Slow Flowers Journal’s book maven recommends
As the founder of the artisan flower farm, Forever Green Flower Company, based in Norfolk, England, Celestina Robertson combines her two passions: art and gardening. She embraces the idea that “…making a planting plan is like painting a space with plants. By growing flowers, you bring the outside indoors, staying in tune with the seasons and the natural world. “
She notes characteristics of a good cut flower:
- Hydration: a good “cut” flower must be able to take up water
- Vase life: longer is better
- Stem length: avoid compact types
- Growth habit: straighter stems are easier to work with
- Scent: elusive but transformative to an entire arrangement
- Love: growing what you love is self-explanatory
She reviews the tenets of good floral design: structure, which may involve foliage from woody plants; focal and supporting flowers; plus adding in the “fillers, texture and airy elements.” It is also good to note seasonal flowers always look like they belong together.
Next, assess the shape of the space you will be working with and select the plants. Your plan should take into consideration the “aspect” of the site as it relates to the sun’s movement in the sky, as well as exposure to the elements, soil conditions, and drainage issues.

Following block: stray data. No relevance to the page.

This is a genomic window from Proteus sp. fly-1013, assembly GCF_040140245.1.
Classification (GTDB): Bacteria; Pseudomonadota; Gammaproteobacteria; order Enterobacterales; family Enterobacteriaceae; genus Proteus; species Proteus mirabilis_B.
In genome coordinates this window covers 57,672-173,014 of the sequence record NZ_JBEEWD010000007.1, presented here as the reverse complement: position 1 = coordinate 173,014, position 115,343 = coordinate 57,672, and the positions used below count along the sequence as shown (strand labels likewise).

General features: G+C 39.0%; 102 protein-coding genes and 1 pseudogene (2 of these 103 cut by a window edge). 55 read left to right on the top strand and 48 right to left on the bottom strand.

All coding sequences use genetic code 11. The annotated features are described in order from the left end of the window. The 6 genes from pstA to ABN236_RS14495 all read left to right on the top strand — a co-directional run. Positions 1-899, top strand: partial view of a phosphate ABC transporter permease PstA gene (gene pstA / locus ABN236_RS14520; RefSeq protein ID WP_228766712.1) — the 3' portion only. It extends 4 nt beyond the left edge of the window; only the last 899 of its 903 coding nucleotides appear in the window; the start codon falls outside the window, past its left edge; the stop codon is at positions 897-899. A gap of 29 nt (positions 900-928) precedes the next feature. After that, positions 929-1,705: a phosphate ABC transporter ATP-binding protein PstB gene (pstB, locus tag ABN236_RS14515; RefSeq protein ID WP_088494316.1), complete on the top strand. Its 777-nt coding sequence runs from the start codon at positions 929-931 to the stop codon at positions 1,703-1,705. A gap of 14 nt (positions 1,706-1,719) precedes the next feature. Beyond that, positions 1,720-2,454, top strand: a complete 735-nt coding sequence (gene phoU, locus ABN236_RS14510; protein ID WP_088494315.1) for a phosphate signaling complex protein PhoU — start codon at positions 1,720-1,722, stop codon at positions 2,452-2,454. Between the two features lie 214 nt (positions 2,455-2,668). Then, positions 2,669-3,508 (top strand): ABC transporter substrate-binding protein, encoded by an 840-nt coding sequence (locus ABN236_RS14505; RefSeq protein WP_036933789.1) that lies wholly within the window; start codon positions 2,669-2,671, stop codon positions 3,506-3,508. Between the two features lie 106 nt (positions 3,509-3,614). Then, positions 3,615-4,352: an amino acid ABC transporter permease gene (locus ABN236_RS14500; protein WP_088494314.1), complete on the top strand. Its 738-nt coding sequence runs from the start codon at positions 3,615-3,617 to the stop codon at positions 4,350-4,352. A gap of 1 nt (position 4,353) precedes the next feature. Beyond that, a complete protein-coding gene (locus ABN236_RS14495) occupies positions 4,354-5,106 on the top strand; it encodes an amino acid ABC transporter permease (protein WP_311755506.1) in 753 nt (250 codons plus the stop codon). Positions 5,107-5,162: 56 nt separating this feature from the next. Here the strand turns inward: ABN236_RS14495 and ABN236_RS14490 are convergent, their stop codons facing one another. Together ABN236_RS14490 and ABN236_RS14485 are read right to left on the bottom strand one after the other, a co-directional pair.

A good rule of thumb is to dedicate one-third of your growing space to focal flowers and two-thirds to fillers and foliage. She recommends taking notes and creating a recipe book throughout the year.
Celestina addresses essential tasks for each season:
Spring involves the preparation of the garden beds and all aspects of sowing seeds. There are branches to be pruned and coaxed for displays.
Summer will have you sowing more seeds, transplanting plugs, deadheading other flowers, and doing the “Chelsea Chop.” The timing of irrigation and creating supporting structures will keep you busy when you aren’t harvesting summer blooms.
Autumn is full of deep rich colors, seedheads, ornamental grasses, and dahlias.
There’s even a how-to for drying flowers and prepping the garden for winter.
Compact but complete, comprehensive, and informative, Cut Flowers is a valuable handbook for anyone contemplating a career in flower farming and floral artistry.